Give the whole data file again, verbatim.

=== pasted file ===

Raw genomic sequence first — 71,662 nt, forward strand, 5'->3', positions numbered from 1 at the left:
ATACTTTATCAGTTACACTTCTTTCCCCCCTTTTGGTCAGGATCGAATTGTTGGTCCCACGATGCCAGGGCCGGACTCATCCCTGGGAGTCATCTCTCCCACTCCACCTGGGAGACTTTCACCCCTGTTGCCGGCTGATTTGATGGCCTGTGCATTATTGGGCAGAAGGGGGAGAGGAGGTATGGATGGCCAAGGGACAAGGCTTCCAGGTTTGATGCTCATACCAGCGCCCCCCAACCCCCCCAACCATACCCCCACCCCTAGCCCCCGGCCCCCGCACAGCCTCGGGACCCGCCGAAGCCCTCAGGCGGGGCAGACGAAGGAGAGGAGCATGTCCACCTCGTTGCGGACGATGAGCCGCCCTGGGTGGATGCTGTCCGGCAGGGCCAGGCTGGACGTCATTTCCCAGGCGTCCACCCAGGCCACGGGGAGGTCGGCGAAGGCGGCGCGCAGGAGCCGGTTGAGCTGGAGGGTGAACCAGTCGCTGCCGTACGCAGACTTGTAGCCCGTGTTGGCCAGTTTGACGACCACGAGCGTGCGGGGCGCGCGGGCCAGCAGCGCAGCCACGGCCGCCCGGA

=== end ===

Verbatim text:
Raw genomic sequence first — 71,662 nt, forward strand, 5'->3', positions numbered from 1 at the left:
ATACTTTATCAGTTACACTTCTTTCCCCCCTTTTGGTCAGGATCGAATTGTTGGTCCCACGATGCCAGGGCCGGACTCATCCCTGGGAGTCATCTCTCCCACTCCACCTGGGAGACTTTCACCCCTGTTGCCGGCTGATTTGATGGCCTGTGCATTATTGGGCAGAAGGGGGAGAGGAGGTATGGATGGCCAAGGGACAAGGCTTCCAGGTTTGATGCTCATACCAGCGCCCCCCAACCCCCCCAACCATACCCCCACCCCTAGCCCCCGGCCCCCGCACAGCCTCGGGACCCGCCGAAGCCCTCAGGCGGGGCAGACGAAGGAGAGGAGCATGTCCACCTCGTTGCGGACGATGAGCCGCCCTGGGTGGATGCTGTCCGGCAGGGCCAGGCTGGACGTCATTTCCCAGGCGTCCACCCAGGCCACGGGGAGGTCGGCGAAGGCGGCGCGCAGGAGCCGGTTGAGCTGGAGGGTGAACCAGTCGCTGCCGTACGCAGACTTGTAGCCCGTGTTGGCCAGTTTGACGACCACGAGCGTGCGGGGCGCGCGGGCCAGCAGCGCAGCCACGGCCGCCCGGA